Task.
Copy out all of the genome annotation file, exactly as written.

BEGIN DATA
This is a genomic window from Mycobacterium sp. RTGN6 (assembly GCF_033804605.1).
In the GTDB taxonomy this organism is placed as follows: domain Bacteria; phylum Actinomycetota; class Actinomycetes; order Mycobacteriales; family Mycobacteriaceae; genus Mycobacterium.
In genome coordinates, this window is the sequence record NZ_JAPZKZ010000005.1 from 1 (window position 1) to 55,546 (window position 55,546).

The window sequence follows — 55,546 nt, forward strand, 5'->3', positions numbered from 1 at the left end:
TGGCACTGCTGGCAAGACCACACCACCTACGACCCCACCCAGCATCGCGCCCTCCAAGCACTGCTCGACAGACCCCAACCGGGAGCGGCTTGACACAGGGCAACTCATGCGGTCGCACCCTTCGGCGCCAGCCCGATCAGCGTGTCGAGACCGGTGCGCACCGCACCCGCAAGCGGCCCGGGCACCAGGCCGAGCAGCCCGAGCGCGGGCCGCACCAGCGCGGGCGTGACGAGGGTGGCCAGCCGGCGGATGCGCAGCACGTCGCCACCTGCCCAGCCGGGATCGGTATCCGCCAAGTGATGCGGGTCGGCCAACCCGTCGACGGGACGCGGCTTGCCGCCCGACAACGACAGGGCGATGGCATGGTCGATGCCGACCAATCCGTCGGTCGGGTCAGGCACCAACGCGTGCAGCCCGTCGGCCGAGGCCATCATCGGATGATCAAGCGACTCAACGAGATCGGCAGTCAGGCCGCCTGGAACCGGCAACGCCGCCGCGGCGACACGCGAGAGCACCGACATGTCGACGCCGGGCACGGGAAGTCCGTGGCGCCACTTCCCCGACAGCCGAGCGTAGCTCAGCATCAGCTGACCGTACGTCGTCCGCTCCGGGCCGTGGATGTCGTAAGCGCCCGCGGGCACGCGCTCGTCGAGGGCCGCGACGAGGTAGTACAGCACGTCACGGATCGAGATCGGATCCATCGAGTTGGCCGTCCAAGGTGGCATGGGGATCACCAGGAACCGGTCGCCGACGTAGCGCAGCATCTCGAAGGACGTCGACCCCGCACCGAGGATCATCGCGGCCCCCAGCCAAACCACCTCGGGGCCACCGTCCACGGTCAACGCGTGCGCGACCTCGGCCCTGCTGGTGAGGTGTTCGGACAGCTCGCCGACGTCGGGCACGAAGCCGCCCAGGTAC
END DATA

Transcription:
This is a genomic window from Mycobacterium sp. RTGN6 (assembly GCF_033804605.1).
In the GTDB taxonomy this organism is placed as follows: domain Bacteria; phylum Actinomycetota; class Actinomycetes; order Mycobacteriales; family Mycobacteriaceae; genus Mycobacterium.
In genome coordinates, this window is the sequence record NZ_JAPZKZ010000005.1 from 1 (window position 1) to 55,546 (window position 55,546).

The window sequence follows — 55,546 nt, forward strand, 5'->3', positions numbered from 1 at the left end:
TGGCACTGCTGGCAAGACCACACCACCTACGACCCCACCCAGCATCGCGCCCTCCAAGCACTGCTCGACAGACCCCAACCGGGAGCGGCTTGACACAGGGCAACTCATGCGGTCGCACCCTTCGGCGCCAGCCCGATCAGCGTGTCGAGACCGGTGCGCACCGCACCCGCAAGCGGCCCGGGCACCAGGCCGAGCAGCCCGAGCGCGGGCCGCACCAGCGCGGGCGTGACGAGGGTGGCCAGCCGGCGGATGCGCAGCACGTCGCCACCTGCCCAGCCGGGATCGGTATCCGCCAAGTGATGCGGGTCGGCCAACCCGTCGACGGGACGCGGCTTGCCGCCCGACAACGACAGGGCGATGGCATGGTCGATGCCGACCAATCCGTCGGTCGGGTCAGGCACCAACGCGTGCAGCCCGTCGGCCGAGGCCATCATCGGATGATCAAGCGACTCAACGAGATCGGCAGTCAGGCCGCCTGGAACCGGCAACGCCGCCGCGGCGACACGCGAGAGCACCGACATGTCGACGCCGGGCACGGGAAGTCCGTGGCGCCACTTCCCCGACAGCCGAGCGTAGCTCAGCATCAGCTGACCGTACGTCGTCCGCTCCGGGCCGTGGATGTCGTAAGCGCCCGCGGGCACGCGCTCGTCGAGGGCCGCGACGAGGTAGTACAGCACGTCACGGATCGAGATCGGATCCATCGAGTTGGCCGTCCAAGGTGGCATGGGGATCACCAGGAACCGGTCGCCGACGTAGCGCAGCATCTCGAAGGACGTCGACCCCGCACCGAGGATCATCGCGGCCCCCAGCCAAACCACCTCGGGGCCACCGTCCACGGTCAACGCGTGCGCGACCTCGGCCCTGCTGGTGAGGTGTTCGGACAGCTCGCCGACGTCGGGCACGAAGCCGCCCAGGTAC